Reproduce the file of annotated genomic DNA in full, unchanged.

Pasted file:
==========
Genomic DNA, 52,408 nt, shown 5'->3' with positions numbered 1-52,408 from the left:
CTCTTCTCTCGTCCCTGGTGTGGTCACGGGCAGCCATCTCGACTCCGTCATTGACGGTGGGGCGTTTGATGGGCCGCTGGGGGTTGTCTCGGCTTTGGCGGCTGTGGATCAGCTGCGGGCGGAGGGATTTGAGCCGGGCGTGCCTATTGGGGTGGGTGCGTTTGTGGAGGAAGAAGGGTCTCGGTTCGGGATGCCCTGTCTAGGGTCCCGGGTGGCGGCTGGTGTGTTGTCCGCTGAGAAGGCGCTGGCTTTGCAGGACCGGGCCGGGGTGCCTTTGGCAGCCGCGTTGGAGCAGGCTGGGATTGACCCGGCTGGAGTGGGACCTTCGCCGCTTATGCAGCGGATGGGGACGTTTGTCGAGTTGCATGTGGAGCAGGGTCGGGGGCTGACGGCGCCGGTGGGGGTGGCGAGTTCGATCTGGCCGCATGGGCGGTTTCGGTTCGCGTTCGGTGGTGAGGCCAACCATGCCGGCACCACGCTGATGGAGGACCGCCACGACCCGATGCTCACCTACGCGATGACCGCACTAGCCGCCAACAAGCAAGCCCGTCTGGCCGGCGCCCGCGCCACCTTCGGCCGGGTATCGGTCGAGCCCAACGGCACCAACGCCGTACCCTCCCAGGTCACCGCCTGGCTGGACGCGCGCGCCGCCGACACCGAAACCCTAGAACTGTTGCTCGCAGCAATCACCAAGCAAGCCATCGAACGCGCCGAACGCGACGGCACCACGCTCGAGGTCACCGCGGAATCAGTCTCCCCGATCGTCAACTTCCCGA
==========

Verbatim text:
Genomic DNA, 52,408 nt, shown 5'->3' with positions numbered 1-52,408 from the left:
CTCTTCTCTCGTCCCTGGTGTGGTCACGGGCAGCCATCTCGACTCCGTCATTGACGGTGGGGCGTTTGATGGGCCGCTGGGGGTTGTCTCGGCTTTGGCGGCTGTGGATCAGCTGCGGGCGGAGGGATTTGAGCCGGGCGTGCCTATTGGGGTGGGTGCGTTTGTGGAGGAAGAAGGGTCTCGGTTCGGGATGCCCTGTCTAGGGTCCCGGGTGGCGGCTGGTGTGTTGTCCGCTGAGAAGGCGCTGGCTTTGCAGGACCGGGCCGGGGTGCCTTTGGCAGCCGCGTTGGAGCAGGCTGGGATTGACCCGGCTGGAGTGGGACCTTCGCCGCTTATGCAGCGGATGGGGACGTTTGTCGAGTTGCATGTGGAGCAGGGTCGGGGGCTGACGGCGCCGGTGGGGGTGGCGAGTTCGATCTGGCCGCATGGGCGGTTTCGGTTCGCGTTCGGTGGTGAGGCCAACCATGCCGGCACCACGCTGATGGAGGACCGCCACGACCCGATGCTCACCTACGCGATGACCGCACTAGCCGCCAACAAGCAAGCCCGTCTGGCCGGCGCCCGCGCCACCTTCGGCCGGGTATCGGTCGAGCCCAACGGCACCAACGCCGTACCCTCCCAGGTCACCGCCTGGCTGGACGCGCGCGCCGCCGACACCGAAACCCTAGAACTGTTGCTCGCAGCAATCACCAAGCAAGCCATCGAACGCGCCGAACGCGACGGCACCACGCTCGAGGTCACCGCGGAATCAGTCTCCCCGATCGTCAACTTCCCGA